Granted, it might not seem like such a big deal when astronomers find some of the missing mass in the universe, since there's very little that isn't missing. Roughly 95 percent of the cosmos is either dark matter or dark energy. About five percent of the universe is made up of the normal mass we're familiar with—baryonic matter. Yet by adding up the known stars and galaxies and gas, astronomers have only accounted for about half of that five percent.
Now, scientists using the XMM-Newton, ESA's super-sensitive detector, have begun to pick up some of that missing mass by studying X-ray emissions coming from tendrils of gas stretching between two galaxy clusters, Abell 222 and Abell 223. These gaseous filaments connect many other galaxies in the universe, forming a kind of cosmic web, and studying those other links will be the next task. "This is only the beginning. To understand the distribution of the matter within the cosmic web, we have to see more systems like this one," says astronomer Norbert Werner. "And ultimately launch a dedicated space observatory to observe the cosmic web with a much higher sensitivity than possible with current missions."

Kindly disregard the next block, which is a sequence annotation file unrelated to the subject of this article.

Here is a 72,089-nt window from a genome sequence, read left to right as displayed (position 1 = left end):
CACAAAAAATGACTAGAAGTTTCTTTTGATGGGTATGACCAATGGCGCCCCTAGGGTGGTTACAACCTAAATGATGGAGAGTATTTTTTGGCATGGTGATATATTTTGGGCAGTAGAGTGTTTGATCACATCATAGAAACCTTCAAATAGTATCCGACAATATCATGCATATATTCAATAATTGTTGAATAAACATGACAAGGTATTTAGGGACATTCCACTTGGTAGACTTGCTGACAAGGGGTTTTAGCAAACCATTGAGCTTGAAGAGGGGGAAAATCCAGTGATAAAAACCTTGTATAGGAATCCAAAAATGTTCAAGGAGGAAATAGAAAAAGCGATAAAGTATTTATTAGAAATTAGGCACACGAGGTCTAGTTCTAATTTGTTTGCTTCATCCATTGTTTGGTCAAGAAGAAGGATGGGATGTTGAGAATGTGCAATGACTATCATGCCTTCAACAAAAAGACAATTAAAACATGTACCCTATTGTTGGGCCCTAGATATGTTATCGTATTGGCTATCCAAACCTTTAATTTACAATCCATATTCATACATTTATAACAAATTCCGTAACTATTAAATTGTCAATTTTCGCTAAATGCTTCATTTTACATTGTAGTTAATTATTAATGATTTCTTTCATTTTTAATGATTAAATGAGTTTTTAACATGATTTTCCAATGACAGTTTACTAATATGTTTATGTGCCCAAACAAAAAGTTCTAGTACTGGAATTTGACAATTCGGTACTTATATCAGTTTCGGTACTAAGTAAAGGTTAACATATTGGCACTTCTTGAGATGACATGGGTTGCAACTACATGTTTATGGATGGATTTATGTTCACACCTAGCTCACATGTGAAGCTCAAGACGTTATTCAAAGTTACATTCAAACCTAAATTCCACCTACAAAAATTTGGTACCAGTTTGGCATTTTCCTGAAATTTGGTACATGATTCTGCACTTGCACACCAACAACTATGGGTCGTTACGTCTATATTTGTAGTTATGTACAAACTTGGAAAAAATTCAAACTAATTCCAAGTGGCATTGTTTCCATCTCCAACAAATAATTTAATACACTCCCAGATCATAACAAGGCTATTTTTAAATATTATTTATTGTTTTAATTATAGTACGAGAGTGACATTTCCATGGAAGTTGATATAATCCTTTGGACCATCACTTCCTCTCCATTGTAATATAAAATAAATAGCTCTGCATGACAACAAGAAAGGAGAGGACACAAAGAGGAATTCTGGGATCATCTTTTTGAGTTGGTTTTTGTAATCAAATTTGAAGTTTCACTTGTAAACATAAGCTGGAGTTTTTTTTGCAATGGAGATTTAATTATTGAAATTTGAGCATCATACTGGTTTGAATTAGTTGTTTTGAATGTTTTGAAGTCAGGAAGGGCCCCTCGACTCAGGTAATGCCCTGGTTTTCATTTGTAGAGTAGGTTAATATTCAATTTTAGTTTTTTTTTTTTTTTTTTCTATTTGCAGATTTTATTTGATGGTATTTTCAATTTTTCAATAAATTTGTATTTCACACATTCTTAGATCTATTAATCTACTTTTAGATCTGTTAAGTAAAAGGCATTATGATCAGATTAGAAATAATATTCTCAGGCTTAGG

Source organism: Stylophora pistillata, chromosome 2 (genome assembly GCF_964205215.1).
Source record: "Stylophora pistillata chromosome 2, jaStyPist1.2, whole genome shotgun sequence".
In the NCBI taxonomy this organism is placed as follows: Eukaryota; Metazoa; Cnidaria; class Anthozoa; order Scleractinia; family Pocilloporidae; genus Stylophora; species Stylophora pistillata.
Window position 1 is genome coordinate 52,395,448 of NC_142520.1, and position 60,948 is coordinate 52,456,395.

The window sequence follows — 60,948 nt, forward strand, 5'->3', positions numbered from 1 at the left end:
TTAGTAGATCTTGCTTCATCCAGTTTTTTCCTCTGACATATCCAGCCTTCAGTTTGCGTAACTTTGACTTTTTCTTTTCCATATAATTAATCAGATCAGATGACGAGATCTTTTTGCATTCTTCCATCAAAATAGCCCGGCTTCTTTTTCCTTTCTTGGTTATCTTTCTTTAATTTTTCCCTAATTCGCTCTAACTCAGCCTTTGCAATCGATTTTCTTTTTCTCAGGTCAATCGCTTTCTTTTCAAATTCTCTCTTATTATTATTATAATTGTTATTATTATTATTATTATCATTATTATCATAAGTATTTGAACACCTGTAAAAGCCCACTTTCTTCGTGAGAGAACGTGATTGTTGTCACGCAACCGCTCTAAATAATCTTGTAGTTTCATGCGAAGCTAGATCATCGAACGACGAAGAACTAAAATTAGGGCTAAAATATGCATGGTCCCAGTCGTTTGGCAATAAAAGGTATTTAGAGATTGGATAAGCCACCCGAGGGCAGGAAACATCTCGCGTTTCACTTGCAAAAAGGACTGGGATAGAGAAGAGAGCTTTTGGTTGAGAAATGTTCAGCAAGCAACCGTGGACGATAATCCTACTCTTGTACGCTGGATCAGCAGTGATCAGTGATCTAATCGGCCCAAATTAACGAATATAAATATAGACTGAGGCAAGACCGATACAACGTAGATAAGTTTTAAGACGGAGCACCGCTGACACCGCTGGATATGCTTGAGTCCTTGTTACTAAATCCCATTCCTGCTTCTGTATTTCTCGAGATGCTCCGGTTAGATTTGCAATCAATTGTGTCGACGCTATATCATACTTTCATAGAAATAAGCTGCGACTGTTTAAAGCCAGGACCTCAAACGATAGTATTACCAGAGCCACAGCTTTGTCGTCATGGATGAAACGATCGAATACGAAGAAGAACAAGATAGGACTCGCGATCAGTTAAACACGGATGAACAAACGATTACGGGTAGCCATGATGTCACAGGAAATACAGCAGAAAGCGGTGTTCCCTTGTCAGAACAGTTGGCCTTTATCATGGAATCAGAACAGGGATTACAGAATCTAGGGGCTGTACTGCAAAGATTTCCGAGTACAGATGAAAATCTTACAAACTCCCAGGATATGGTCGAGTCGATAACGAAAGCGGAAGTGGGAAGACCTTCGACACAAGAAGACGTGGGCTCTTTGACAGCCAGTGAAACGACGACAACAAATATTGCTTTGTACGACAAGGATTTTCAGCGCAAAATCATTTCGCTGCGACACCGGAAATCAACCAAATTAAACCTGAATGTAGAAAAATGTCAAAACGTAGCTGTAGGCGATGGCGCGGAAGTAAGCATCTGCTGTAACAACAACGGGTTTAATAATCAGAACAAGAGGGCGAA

Five amazing, clean technologies that will set us free, in this month's energy-focused issue. Also: how to build a better bomb detector, the robotic toys that are raising your children, a human catapult, the world's smallest arcade, and much more.